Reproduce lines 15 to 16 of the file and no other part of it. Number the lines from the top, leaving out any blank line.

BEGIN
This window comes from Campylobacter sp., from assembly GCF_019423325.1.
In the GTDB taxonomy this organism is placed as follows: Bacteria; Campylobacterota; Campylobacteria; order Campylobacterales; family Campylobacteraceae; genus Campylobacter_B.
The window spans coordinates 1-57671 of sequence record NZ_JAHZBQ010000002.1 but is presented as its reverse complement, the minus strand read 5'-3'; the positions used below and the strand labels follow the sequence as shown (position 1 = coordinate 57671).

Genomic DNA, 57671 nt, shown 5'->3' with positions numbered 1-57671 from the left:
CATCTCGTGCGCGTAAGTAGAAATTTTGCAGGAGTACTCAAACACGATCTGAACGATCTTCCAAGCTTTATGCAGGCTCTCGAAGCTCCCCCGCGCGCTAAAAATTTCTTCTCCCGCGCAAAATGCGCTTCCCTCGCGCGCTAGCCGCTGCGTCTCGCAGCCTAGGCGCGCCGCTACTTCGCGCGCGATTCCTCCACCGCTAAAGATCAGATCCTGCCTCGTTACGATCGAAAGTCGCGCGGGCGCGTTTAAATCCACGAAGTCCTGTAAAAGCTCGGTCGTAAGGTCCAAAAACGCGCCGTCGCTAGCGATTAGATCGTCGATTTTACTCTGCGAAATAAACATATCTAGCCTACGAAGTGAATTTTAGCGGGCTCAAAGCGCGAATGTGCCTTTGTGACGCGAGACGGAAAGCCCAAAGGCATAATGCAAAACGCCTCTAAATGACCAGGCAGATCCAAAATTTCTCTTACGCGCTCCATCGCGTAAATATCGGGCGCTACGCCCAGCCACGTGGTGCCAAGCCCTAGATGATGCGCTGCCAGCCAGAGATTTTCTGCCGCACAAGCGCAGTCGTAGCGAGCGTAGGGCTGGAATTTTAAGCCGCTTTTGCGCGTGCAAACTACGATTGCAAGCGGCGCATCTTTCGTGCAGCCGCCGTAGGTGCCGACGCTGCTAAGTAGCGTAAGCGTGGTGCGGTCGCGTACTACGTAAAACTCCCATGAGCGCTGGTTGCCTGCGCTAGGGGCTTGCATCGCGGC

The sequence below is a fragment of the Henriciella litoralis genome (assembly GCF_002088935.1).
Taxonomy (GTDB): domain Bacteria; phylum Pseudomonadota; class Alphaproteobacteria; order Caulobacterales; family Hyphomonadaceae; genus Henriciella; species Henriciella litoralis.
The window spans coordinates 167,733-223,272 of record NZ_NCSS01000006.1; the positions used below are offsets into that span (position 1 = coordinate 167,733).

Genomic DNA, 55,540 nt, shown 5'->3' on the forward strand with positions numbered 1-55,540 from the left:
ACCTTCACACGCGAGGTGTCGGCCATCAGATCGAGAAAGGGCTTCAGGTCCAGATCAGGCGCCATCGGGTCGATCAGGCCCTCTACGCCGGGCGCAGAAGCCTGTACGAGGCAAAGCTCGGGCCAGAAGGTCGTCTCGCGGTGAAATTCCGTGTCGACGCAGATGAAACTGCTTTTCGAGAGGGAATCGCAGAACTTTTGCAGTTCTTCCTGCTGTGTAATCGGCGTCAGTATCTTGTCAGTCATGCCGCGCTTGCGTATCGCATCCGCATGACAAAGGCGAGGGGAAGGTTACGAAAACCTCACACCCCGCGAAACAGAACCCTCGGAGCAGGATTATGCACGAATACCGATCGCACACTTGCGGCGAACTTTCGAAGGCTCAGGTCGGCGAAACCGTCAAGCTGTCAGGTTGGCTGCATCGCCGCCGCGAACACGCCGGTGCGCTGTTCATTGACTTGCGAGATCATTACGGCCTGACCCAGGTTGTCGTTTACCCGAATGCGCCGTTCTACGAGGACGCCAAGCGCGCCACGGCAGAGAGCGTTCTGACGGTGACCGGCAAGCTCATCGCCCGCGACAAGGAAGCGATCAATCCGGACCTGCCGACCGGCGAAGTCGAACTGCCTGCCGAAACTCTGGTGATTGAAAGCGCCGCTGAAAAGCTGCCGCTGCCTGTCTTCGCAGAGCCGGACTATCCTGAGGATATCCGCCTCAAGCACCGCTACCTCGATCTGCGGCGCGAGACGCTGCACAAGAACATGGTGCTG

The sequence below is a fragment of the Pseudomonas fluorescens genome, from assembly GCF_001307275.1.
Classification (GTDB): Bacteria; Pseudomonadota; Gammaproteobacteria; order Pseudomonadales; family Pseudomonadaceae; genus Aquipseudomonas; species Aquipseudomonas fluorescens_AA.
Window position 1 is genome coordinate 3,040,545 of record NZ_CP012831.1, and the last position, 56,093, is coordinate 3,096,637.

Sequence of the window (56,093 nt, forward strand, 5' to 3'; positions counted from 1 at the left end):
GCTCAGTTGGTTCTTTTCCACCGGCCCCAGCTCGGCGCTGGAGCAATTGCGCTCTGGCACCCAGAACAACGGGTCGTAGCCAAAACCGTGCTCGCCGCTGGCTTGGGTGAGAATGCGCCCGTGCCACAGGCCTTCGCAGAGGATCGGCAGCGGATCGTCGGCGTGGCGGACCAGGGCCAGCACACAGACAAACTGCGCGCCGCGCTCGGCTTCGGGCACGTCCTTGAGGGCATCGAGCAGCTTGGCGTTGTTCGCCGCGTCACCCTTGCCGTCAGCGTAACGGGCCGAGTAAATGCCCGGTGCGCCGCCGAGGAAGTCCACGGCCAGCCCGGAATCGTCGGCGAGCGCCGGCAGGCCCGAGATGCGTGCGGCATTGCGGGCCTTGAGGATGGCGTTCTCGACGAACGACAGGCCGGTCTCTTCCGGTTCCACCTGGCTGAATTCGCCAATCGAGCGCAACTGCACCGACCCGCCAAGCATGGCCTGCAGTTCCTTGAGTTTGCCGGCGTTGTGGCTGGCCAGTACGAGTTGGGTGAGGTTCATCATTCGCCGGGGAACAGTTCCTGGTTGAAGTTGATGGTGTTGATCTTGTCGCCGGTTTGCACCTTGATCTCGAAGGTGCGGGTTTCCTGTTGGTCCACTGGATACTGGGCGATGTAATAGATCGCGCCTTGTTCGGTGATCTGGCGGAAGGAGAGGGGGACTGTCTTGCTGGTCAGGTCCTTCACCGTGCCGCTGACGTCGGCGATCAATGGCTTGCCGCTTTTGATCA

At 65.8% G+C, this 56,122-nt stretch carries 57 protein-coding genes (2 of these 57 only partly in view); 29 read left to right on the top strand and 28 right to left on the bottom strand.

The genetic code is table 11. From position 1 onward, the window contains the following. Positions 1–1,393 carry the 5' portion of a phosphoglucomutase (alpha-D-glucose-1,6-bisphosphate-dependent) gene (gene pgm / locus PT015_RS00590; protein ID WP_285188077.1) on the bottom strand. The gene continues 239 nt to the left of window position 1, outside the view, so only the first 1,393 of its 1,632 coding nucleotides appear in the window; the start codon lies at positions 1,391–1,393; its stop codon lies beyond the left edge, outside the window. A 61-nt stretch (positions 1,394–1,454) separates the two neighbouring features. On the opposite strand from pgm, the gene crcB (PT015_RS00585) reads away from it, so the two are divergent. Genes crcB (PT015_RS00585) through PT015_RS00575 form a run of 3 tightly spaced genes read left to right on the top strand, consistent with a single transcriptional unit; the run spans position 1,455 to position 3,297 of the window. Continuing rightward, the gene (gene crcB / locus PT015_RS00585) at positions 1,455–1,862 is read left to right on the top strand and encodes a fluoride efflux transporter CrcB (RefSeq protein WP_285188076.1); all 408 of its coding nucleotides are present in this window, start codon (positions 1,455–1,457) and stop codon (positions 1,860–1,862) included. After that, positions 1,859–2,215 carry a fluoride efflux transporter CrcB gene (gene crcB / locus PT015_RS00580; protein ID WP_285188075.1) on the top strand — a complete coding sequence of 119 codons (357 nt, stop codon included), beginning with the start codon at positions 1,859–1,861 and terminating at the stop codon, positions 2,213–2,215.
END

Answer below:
GCTCAGTTGGTTCTTTTCCACCGGCCCCAGCTCGGCGCTGGAGCAATTGCGCTCTGGCACCCAGAACAACGGGTCGTAGCCAAAACCGTGCTCGCCGCTGGCTTGGGTGAGAATGCGCCCGTGCCACAGGCCTTCGCAGAGGATCGGCAGCGGATCGTCGGCGTGGCGGACCAGGGCCAGCACACAGACAAACTGCGCGCCGCGCTCGGCTTCGGGCACGTCCTTGAGGGCATCGAGCAGCTTGGCGTTGTTCGCCGCGTCACCCTTGCCGTCAGCGTAACGGGCCGAGTAAATGCCCGGTGCGCCGCCGAGGAAGTCCACGGCCAGCCCGGAATCGTCGGCGAGCGCCGGCAGGCCCGAGATGCGTGCGGCATTGCGGGCCTTGAGGATGGCGTTCTCGACGAACGACAGGCCGGTCTCTTCCGGTTCCACCTGGCTGAATTCGCCAATCGAGCGCAACTGCACCGACCCGCCAAGCATGGCCTGCAGTTCCTTGAGTTTGCCGGCGTTGTGGCTGGCCAGTACGAGTTGGGTGAGGTTCATCATTCGCCGGGGAACAGTTCCTGGTTGAAGTTGATGGTGTTGATCTTGTCGCCGGTTTGCACCTTGATCTCGAAGGTGCGGGTTTCCTGTTGGTCCACTGGATACTGGGCGATGTAATAGATCGCGCCTTGTTCGGTGATCTGGCGGAAGGAGAGGGGGACTGTCTTGCTGGTCAGGTCCTTCACCGTGCCGCTGACGTCGGCGATCAATGGCTTGCCGCTTTTGATCA

At 65.8% G+C, this 56,122-nt stretch carries 57 protein-coding genes (2 of these 57 only partly in view); 29 read left to right on the top strand and 28 right to left on the bottom strand.